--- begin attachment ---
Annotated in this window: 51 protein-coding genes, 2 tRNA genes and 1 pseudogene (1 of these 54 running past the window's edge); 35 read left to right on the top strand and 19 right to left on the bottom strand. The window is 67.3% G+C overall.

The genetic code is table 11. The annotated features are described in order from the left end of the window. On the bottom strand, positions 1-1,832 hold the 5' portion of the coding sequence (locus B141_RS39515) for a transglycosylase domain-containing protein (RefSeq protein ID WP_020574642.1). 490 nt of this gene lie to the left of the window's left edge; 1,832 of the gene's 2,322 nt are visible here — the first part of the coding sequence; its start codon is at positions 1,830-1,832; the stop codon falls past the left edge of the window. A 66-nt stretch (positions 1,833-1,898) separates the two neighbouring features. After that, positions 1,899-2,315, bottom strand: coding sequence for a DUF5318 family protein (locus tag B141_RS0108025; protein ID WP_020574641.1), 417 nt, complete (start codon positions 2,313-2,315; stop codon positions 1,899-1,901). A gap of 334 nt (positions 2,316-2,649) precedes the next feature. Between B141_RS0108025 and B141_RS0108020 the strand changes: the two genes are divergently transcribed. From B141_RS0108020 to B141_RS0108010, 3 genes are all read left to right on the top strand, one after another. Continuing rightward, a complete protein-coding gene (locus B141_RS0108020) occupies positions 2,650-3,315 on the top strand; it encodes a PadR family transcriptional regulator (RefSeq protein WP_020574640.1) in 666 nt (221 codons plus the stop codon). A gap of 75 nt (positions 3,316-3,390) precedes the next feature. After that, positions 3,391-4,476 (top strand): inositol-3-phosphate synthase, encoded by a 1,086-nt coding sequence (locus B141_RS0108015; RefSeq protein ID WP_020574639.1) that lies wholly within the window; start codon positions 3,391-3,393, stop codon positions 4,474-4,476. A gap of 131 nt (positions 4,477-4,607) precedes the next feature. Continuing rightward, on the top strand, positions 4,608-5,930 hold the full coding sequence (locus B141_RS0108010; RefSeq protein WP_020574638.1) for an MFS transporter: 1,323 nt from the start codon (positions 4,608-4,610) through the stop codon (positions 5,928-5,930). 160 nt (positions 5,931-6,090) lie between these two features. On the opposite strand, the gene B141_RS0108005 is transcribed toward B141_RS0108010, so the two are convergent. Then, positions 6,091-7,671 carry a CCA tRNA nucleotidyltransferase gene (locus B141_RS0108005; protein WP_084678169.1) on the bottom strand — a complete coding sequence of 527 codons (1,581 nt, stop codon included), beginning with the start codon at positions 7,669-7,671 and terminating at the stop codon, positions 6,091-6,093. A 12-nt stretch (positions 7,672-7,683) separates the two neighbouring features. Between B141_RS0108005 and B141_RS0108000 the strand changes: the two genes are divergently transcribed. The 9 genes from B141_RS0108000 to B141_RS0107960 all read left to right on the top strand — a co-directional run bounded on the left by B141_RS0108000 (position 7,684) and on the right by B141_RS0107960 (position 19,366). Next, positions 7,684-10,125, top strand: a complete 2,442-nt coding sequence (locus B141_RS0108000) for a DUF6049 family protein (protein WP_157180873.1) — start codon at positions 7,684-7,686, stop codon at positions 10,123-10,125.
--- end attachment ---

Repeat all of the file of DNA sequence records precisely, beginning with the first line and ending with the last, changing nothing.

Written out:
Annotated in this window: 51 protein-coding genes, 2 tRNA genes and 1 pseudogene (1 of these 54 running past the window's edge); 35 read left to right on the top strand and 19 right to left on the bottom strand. The window is 67.3% G+C overall.

The genetic code is table 11. The annotated features are described in order from the left end of the window. On the bottom strand, positions 1-1,832 hold the 5' portion of the coding sequence (locus B141_RS39515) for a transglycosylase domain-containing protein (RefSeq protein ID WP_020574642.1). 490 nt of this gene lie to the left of the window's left edge; 1,832 of the gene's 2,322 nt are visible here — the first part of the coding sequence; its start codon is at positions 1,830-1,832; the stop codon falls past the left edge of the window. A 66-nt stretch (positions 1,833-1,898) separates the two neighbouring features. After that, positions 1,899-2,315, bottom strand: coding sequence for a DUF5318 family protein (locus tag B141_RS0108025; protein ID WP_020574641.1), 417 nt, complete (start codon positions 2,313-2,315; stop codon positions 1,899-1,901). A gap of 334 nt (positions 2,316-2,649) precedes the next feature. Between B141_RS0108025 and B141_RS0108020 the strand changes: the two genes are divergently transcribed. From B141_RS0108020 to B141_RS0108010, 3 genes are all read left to right on the top strand, one after another. Continuing rightward, a complete protein-coding gene (locus B141_RS0108020) occupies positions 2,650-3,315 on the top strand; it encodes a PadR family transcriptional regulator (RefSeq protein WP_020574640.1) in 666 nt (221 codons plus the stop codon). A gap of 75 nt (positions 3,316-3,390) precedes the next feature. After that, positions 3,391-4,476 (top strand): inositol-3-phosphate synthase, encoded by a 1,086-nt coding sequence (locus B141_RS0108015; RefSeq protein ID WP_020574639.1) that lies wholly within the window; start codon positions 3,391-3,393, stop codon positions 4,474-4,476. A gap of 131 nt (positions 4,477-4,607) precedes the next feature. Continuing rightward, on the top strand, positions 4,608-5,930 hold the full coding sequence (locus B141_RS0108010; RefSeq protein WP_020574638.1) for an MFS transporter: 1,323 nt from the start codon (positions 4,608-4,610) through the stop codon (positions 5,928-5,930). 160 nt (positions 5,931-6,090) lie between these two features. On the opposite strand, the gene B141_RS0108005 is transcribed toward B141_RS0108010, so the two are convergent. Then, positions 6,091-7,671 carry a CCA tRNA nucleotidyltransferase gene (locus B141_RS0108005; protein WP_084678169.1) on the bottom strand — a complete coding sequence of 527 codons (1,581 nt, stop codon included), beginning with the start codon at positions 7,669-7,671 and terminating at the stop codon, positions 6,091-6,093. A 12-nt stretch (positions 7,672-7,683) separates the two neighbouring features. Between B141_RS0108005 and B141_RS0108000 the strand changes: the two genes are divergently transcribed. The 9 genes from B141_RS0108000 to B141_RS0107960 all read left to right on the top strand — a co-directional run bounded on the left by B141_RS0108000 (position 7,684) and on the right by B141_RS0107960 (position 19,366). Next, positions 7,684-10,125, top strand: a complete 2,442-nt coding sequence (locus B141_RS0108000) for a DUF6049 family protein (protein WP_157180873.1) — start codon at positions 7,684-7,686, stop codon at positions 10,123-10,125.